• Are excessive numbers of competitors passing through controls in potentially sensitive areas?

Field Checking Taped Control Sites (4-5 weeks)

There are a number of things to check when looking at taped control sites. As a final checklist for controllers, refer to the points below:

  • Are the controls and the surrounding features correctly mapped?
  • Are the relevant attack points correctly mapped? ·Are the tapes correctly located as indicated on the map and control descriptions?
  • Are the number codes of nearby controls sufficiently different to avoid misreading? Watch for 161 & 191, 378 & 387, 234 & 432, etc.
  • Can each control site be described with IOF control description symbols? Watch out for circles that will be larger at the scale of the final map.
  • Do the control descriptions correctly describe the control site’s feature as drawn on the map?
  • Do the control descriptions give correct dimensions for the control site feature?
  • Do the control descriptions correctly describe the position of the marker with respect to the site feature?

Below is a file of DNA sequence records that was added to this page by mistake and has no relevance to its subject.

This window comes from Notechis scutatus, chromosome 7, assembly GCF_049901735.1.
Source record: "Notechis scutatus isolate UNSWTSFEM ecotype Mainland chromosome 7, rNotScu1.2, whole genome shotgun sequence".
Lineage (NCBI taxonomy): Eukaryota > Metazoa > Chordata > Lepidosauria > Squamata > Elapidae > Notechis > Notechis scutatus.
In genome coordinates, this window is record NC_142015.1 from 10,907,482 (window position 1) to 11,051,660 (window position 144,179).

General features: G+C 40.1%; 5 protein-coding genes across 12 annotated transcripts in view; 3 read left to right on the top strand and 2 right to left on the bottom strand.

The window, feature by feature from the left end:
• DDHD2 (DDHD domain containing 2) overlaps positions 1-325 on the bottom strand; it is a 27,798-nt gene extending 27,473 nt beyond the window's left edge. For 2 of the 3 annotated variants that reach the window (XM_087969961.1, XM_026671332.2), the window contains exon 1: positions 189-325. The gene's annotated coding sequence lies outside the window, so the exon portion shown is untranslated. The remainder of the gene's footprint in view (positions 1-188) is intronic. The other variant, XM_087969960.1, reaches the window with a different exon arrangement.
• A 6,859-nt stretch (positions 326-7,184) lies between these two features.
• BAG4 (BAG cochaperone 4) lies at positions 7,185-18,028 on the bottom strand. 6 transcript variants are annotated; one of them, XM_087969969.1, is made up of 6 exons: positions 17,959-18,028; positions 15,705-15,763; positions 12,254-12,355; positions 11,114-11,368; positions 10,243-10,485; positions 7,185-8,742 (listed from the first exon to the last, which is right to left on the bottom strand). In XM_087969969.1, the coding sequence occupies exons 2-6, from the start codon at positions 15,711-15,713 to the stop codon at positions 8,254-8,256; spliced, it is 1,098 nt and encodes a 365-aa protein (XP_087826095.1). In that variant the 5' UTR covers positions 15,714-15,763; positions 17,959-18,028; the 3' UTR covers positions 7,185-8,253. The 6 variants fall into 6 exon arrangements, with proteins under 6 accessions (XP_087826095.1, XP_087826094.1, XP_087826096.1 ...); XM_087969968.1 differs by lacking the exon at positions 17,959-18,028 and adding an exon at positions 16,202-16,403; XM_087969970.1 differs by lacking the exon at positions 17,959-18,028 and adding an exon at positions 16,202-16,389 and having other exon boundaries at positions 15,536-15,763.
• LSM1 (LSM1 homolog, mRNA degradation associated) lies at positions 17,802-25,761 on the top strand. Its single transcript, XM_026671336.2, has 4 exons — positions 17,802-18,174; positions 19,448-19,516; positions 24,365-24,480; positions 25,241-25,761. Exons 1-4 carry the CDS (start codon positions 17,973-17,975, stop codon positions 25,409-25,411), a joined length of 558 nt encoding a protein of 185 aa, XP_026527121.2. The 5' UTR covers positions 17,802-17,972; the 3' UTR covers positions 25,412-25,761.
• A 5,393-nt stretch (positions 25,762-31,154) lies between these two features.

• For Pre-entry events, is the Start adequately concealed from the map issue and Pre-start if necessary?
  • Is there any need to include map corrections such as new roads, tracks, changes in vegetation etc?

Approve Final Courses (2-3 weeks)

Approval of final courses includes checking course maps, master maps, control descriptions, control numbers and master control descriptions, possibly in collaboration with the course planner. A short checklist is shown below:

  • Do all control descriptions, numbers and positions match between course maps and master maps?
  • Are the control descriptions in accordance with the IOF publication ‘Control Description Symbols – Australian Edition’?
  • Are English control descriptions provided in addition to international symbols where required?
  • Is an emergency contact number provided on the maps?

Confirm Personnel and Equipment (1-2 weeks)

Transport of equipment and rostering of personnel is the organiser’s responsibility, however some equipment (e.g. maps, controls, water for drinking on courses, etc.) may be handled by the course planner. The controller should confirm with both the organiser and course planner that adequate personnel are assigned for:

  • Registration
  • Computer, timekeeping and resolving issues with results.
  • Results display (if required)
  • Start, timing, map issue (if required)